Objective. To determine whether CD4+,CD28- T cells, which are expanded in patients with rheumatoid arthritis (RA), express receptors that typically regulate the function of natural killer (NK) cells. Methods. Expression of the NK cell surface molecules CD158, p70, CD94, CD161, and CD8α on T cell subsets was determined by multicolor flow cytometric analysis of peripheral blood mononuclear cells from 36 RA patients. Expression of CD161 on tissue-infiltrating CD4 T cells was determined by 2-color immunohistochemistry analysis of synovial tissue samples. Results. Killer cell-inhibitory receptors (KIR) and killer cell-activating receptors (KAR) were exclusively expressed on CD4+,CD28- T cells, with the CD158b molecule being the most frequently detected isoform. A coordinated mechanism inducing KIR/KAR expression was suggested by similarities in the expression of CD158b on CD4 and CD8 T cells. CD4+,CD28- T cells were also positive for CD8-αα homodimers, another characteristic shared with NK cells. Of the C-type lectin NK cell receptors (NK receptors), CD94 was consistently absent, but CD161 was found on a CD4 T cell population that is significantly expanded in RA patients (P = 0.01). Involvement in disease of NK receptor-expressing CD4 T cells was suggested by the presence of CD4+,CD161+ T cells in follicular microstructures typical of rheumatoid synovitis. Conclusion. Patients with RA have an expanded and unusual subset of CD4 T cells that infiltrates the tissue lesions and is characterized by a deficiency of CD28, the expression of CD8-αα homodimers, and the expression of several types of HLA class I-recognizing NK receptors. CD4 T cells bearing NK receptors can bridge functions of the innate and adaptive immune systems, such as responsiveness to specific antigen, rapid release of interferon-γ, cytotoxicity, independence from classic costimulatory pathways, and integration of multiple activating and inhibitory signals to control effector functions.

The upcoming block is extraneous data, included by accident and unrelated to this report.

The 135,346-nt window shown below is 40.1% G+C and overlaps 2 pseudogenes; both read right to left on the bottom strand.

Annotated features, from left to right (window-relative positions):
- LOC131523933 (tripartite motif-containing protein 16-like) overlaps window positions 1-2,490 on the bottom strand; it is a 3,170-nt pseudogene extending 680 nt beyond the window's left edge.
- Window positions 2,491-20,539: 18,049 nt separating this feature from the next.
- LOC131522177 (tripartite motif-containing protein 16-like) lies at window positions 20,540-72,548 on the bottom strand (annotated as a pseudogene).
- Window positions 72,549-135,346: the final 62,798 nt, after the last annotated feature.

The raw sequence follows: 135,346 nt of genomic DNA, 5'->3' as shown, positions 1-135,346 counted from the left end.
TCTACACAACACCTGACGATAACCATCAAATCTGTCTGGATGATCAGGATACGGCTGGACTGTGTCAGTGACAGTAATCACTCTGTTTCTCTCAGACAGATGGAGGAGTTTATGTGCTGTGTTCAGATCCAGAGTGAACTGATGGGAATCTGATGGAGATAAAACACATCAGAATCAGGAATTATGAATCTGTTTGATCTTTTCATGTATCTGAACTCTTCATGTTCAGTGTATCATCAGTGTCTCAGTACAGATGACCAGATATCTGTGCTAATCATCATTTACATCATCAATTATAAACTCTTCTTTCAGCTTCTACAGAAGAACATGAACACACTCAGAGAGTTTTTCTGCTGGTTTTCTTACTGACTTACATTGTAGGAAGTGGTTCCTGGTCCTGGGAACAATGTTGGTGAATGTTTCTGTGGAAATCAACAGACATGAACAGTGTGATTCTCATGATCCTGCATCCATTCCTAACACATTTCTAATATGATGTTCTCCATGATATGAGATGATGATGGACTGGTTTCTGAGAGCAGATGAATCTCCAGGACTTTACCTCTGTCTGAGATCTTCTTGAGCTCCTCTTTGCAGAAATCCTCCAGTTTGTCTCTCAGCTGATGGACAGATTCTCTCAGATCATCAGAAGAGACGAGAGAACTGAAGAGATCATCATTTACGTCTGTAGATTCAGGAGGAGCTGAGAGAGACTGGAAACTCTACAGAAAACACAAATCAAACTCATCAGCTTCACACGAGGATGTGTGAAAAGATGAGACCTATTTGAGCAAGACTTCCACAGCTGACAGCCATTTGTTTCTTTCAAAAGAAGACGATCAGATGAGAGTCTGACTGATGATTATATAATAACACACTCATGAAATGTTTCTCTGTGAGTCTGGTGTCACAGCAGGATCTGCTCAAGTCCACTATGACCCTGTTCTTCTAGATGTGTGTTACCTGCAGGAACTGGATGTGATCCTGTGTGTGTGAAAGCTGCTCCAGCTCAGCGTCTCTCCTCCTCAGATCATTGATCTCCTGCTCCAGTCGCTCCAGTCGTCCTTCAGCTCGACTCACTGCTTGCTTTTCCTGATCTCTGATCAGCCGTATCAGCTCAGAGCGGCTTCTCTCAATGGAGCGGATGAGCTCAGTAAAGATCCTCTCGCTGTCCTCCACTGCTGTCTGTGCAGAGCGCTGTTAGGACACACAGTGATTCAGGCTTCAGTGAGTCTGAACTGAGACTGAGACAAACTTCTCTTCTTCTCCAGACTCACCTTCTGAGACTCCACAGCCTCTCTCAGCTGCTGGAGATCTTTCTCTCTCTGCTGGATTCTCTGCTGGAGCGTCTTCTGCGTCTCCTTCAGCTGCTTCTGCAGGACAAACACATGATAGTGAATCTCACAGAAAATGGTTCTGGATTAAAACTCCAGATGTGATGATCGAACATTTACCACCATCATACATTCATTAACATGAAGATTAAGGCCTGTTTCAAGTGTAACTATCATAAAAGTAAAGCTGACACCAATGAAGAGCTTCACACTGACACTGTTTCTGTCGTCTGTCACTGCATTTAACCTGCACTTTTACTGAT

|Original language||English (US)|
|Number of pages||8|
|Journal||Arthritis and rheumatism|
|State||Published - 2001|
ASJC Scopus subject areas
- Immunology and Allergy
- Pharmacology (medical)